Launching "From my Slipbox"


Niklas Luhmann's original Zettelkasten

This post is the first in a series I'm launching on statistics, machine learning, productivity, and related interests: "From my slipbox".

A slipbox ("Zettelkasten" in German, translating to card-box) is a personal written record of ideas that you've gotten from things you've read, seen, or heard. Each Zettel is a card containing a writeup of a single concept that you've thoroughly digested and translated into your own words. The cards are also annotated with the addresses of other, related ideas captured in your slip-box, allowing you to follow the threads of ideas.

The Zettelkasten idea is credited to mid-20th-century German sociologist Niklas Luhmann, who spent decades building a physical slip-box in order to flesh out his ideas on a theory of society. It was constructed like a library card catalog, with ordered unique IDs for every card/idea (see the photo above -- it actually was housed in a library card catalog, apparently). 

 These days, a slip-box is more likely than not to be digital, and there is specialized software to support it. The Archive seems to be especially popular among ZK aficionados, but I just noticed that it is only supported on MacOS. My own choice of tool is, which is supported on all architectures (including Linux!), and supports math markdown. Both tools use local markdown files so that your data is not stored in a proprietary format (links to both tools are below). I store my ZK in a private Github repository for safety and versioning support.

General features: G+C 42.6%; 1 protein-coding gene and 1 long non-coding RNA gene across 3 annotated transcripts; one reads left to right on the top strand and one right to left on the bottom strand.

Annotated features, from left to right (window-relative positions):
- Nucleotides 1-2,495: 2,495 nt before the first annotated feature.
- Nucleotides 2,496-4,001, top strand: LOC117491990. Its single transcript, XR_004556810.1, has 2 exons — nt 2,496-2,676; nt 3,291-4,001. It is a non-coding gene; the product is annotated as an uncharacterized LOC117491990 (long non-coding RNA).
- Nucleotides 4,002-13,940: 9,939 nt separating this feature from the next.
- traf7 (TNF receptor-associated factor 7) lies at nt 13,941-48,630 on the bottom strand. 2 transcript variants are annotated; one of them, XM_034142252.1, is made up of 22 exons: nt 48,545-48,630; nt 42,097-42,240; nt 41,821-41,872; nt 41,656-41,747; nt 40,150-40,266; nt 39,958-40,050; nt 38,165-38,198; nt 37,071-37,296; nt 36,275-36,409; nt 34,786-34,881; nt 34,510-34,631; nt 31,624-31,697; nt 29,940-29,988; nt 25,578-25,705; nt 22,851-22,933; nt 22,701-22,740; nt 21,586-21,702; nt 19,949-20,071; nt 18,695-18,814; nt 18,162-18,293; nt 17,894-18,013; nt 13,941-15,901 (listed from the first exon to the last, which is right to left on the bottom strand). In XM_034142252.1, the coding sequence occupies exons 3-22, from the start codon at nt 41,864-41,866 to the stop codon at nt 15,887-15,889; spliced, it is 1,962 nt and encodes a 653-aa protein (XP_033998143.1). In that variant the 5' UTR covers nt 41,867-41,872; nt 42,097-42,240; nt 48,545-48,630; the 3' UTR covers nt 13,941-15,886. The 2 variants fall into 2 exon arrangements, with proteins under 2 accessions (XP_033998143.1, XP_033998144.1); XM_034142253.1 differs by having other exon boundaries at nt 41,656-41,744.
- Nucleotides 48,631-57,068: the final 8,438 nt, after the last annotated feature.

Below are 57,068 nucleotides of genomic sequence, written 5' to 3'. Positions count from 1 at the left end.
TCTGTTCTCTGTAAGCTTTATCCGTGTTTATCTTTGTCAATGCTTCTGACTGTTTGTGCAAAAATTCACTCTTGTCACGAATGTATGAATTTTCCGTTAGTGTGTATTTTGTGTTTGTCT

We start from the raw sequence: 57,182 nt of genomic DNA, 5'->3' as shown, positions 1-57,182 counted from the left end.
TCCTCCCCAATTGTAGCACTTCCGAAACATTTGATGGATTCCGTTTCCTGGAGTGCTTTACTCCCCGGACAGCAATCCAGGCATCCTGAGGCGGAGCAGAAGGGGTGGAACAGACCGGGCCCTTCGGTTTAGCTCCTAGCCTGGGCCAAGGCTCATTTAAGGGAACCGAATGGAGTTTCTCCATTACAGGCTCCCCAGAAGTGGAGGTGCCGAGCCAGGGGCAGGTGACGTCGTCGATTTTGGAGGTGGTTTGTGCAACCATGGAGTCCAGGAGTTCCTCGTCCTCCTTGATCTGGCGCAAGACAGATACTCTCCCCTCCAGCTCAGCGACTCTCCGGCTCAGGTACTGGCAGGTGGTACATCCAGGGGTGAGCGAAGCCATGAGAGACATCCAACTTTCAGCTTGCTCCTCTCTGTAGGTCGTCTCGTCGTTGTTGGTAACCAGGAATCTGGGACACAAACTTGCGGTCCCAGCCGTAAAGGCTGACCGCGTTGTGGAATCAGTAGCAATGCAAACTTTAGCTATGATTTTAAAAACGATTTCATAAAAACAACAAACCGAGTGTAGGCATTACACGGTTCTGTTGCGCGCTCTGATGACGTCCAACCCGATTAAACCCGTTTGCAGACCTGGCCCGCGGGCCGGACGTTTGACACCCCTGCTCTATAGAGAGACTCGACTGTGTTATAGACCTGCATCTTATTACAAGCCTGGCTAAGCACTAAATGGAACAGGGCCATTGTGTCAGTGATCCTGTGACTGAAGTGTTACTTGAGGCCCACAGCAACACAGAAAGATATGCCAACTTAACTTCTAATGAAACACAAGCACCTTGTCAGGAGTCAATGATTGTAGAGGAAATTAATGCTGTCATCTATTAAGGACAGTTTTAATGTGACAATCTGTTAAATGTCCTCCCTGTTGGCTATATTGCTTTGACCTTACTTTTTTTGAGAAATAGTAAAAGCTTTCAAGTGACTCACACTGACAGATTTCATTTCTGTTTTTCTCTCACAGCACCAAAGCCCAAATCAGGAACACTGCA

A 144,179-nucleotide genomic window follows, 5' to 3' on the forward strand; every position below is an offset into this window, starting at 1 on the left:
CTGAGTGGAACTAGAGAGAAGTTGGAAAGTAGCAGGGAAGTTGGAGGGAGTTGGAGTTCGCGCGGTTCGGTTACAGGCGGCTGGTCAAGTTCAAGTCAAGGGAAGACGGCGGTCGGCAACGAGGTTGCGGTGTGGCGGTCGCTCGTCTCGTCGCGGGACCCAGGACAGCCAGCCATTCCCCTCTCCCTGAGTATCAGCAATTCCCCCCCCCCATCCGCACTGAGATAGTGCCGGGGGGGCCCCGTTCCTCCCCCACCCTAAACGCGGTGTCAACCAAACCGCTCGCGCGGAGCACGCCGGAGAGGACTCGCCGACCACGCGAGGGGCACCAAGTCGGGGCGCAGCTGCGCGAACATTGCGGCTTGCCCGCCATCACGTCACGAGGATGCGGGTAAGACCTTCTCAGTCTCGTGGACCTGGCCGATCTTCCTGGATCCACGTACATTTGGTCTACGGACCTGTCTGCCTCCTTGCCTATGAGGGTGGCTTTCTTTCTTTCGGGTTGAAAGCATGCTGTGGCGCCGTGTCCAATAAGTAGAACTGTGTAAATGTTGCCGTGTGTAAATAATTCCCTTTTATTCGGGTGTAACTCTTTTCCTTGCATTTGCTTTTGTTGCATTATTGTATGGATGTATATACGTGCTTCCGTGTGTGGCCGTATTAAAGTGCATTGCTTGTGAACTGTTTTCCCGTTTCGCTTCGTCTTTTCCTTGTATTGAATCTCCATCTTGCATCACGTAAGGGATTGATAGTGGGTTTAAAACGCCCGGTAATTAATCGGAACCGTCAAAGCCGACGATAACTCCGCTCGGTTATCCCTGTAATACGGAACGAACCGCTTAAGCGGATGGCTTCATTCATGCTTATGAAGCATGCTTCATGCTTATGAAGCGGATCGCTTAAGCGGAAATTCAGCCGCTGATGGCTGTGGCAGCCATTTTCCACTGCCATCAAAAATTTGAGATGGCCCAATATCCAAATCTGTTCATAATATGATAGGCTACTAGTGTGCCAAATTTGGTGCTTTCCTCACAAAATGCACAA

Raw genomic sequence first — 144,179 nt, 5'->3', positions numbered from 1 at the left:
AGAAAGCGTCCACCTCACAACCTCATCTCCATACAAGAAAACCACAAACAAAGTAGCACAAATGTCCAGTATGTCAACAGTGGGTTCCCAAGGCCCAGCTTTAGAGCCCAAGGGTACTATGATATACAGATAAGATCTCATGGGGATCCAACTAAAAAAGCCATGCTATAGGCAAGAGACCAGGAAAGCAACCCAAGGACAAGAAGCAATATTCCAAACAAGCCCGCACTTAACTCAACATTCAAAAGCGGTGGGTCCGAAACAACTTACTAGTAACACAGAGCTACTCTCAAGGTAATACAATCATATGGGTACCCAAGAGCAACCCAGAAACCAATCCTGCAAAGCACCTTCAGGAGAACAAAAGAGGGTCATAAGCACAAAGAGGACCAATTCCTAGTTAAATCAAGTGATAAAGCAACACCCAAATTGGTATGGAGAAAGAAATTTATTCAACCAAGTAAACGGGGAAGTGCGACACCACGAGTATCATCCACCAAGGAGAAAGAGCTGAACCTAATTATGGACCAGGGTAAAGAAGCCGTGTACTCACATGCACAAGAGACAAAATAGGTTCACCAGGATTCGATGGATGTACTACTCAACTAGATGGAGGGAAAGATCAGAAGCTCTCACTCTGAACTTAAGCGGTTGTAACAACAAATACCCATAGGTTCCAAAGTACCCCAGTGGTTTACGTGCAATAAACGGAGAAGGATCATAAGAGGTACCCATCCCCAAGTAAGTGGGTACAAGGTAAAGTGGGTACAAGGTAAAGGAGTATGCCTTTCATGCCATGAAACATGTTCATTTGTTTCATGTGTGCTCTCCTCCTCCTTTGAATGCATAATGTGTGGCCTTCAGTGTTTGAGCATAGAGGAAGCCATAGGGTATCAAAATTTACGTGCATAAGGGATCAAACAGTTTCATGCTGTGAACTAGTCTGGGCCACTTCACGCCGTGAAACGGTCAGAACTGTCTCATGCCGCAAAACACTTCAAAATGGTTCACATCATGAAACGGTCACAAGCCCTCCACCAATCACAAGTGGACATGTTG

There are plenty of people who build their ZK using physical cards and boxes, just as Luhmann did, just for the pleasure of it. I understand that pleasure -- I think by writing longhand -- but there are huge benefits to hyperlinking and digital backups.

I took up Zetteling very recently, in January 2021. I've always written copious longhand notes about technical things I've read and digested, some of which have become the 'writeups' I've posted in the past on topics like Kalman filters, the backpropagation algorithm, and design of experiments. But my longhand notes sometimes get lost or accidentally thrown out, and the effort required to get from my handwritten notes to material worth publishing is sometimes a deterrent.

I got excited about making a Zettelkasten for the following reasons:

1. It encourages my writing habit

2. It lets me put my thoughts into semi-formal writing immediately, rather than waiting until I have a large writing job to do

3. It fights the brain leakage problem, wherein I quickly forget the details of what I've learned

4. Luhmann claimed that new ideas emerged spontaneously from his Zettelkasten, simply because of its massive size and interconnectedness -- sort of like a huge neural network developing consciousness (I'd like to see that happen!)

5. The promise of more easily generating quality written content from existing Zettels is appealing

6. The idea is for you to spend time 'curating' your slip-box -- rereading your ideas, making new connections, etc. -- which aids my memory, appeals to my love of organization, and makes me feel productive even when I'm too tired to actually write.

A little over a month after getting started, I've written around 150 Zettels on topics such as neural nets, productivity, project planning, variational calculus, causality, statistical modeling, and on Zetteling itself. Each one is a sort of soundbite of some story or idea I found interesting.

Every Friday, I'll be posting a Zettel from my Zettelkasten -- often technical, but sometimes relating to consulting, productivity, or other topics. 

I am hoping that this series results in conversations, and occasional 'super-Zetteling' -- making new connections to interesting content from minds beyond my own.

Some Zettelkasten resources:

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